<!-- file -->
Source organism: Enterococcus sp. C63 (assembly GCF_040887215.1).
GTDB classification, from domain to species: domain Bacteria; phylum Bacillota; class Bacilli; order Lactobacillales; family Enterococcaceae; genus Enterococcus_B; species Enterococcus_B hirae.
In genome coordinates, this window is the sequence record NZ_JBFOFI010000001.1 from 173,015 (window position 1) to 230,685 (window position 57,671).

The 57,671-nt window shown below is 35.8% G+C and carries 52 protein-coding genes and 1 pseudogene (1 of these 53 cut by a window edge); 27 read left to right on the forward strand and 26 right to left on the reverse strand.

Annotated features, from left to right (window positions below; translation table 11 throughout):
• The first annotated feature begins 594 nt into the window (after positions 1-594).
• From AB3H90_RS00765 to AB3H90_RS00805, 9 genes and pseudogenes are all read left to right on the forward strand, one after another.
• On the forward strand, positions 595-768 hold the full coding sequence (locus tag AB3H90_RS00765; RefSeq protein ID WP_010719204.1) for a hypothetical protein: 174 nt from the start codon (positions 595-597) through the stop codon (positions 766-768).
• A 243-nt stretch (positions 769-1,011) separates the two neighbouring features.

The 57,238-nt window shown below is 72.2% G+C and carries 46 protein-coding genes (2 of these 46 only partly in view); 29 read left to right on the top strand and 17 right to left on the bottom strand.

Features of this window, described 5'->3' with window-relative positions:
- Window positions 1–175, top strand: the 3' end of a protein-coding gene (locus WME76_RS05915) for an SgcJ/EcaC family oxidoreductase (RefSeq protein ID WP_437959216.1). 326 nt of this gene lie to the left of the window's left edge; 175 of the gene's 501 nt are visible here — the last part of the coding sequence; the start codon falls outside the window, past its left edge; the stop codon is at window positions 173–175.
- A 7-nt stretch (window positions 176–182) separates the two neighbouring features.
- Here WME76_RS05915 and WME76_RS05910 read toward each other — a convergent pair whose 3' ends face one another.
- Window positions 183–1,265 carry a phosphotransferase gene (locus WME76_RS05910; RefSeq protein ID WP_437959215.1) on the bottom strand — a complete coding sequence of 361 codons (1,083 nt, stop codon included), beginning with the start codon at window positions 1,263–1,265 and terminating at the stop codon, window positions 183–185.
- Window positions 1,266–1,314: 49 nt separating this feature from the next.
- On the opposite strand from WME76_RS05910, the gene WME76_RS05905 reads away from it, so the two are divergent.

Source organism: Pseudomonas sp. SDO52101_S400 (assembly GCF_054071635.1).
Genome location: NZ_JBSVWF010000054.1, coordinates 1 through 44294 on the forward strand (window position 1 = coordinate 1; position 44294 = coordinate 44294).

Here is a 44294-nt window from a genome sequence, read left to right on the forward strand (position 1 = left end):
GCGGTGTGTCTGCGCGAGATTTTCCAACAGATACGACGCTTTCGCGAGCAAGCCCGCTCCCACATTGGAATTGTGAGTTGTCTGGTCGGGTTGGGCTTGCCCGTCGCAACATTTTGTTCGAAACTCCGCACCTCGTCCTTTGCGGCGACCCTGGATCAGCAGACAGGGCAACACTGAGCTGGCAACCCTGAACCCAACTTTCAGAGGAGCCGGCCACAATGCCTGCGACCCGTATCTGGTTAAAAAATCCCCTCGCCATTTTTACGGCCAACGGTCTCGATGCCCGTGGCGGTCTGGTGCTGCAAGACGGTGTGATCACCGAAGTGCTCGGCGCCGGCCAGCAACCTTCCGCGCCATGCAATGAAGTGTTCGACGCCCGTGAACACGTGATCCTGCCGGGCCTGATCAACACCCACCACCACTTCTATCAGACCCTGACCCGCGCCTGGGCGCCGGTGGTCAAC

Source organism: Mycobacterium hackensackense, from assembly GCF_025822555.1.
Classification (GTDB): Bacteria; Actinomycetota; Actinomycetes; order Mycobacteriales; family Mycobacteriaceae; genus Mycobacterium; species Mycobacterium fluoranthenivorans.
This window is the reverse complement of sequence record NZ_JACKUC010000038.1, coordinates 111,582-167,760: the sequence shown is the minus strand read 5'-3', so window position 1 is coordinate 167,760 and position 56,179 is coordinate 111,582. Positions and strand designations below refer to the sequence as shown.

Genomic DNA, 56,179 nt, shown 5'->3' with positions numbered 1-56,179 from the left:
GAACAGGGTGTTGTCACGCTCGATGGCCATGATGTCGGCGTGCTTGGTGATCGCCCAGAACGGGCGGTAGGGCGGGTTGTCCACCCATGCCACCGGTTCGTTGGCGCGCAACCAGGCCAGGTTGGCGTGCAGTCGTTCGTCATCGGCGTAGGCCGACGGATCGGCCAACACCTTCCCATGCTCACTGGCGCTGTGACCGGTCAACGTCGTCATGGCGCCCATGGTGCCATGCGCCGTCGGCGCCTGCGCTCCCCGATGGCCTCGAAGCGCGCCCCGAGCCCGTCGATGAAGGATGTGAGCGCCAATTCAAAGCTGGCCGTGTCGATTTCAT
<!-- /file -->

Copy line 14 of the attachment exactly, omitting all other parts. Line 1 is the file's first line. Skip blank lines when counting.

- Here WME76_RS05915 and WME76_RS05910 read toward each other — a convergent pair whose 3' ends face one another.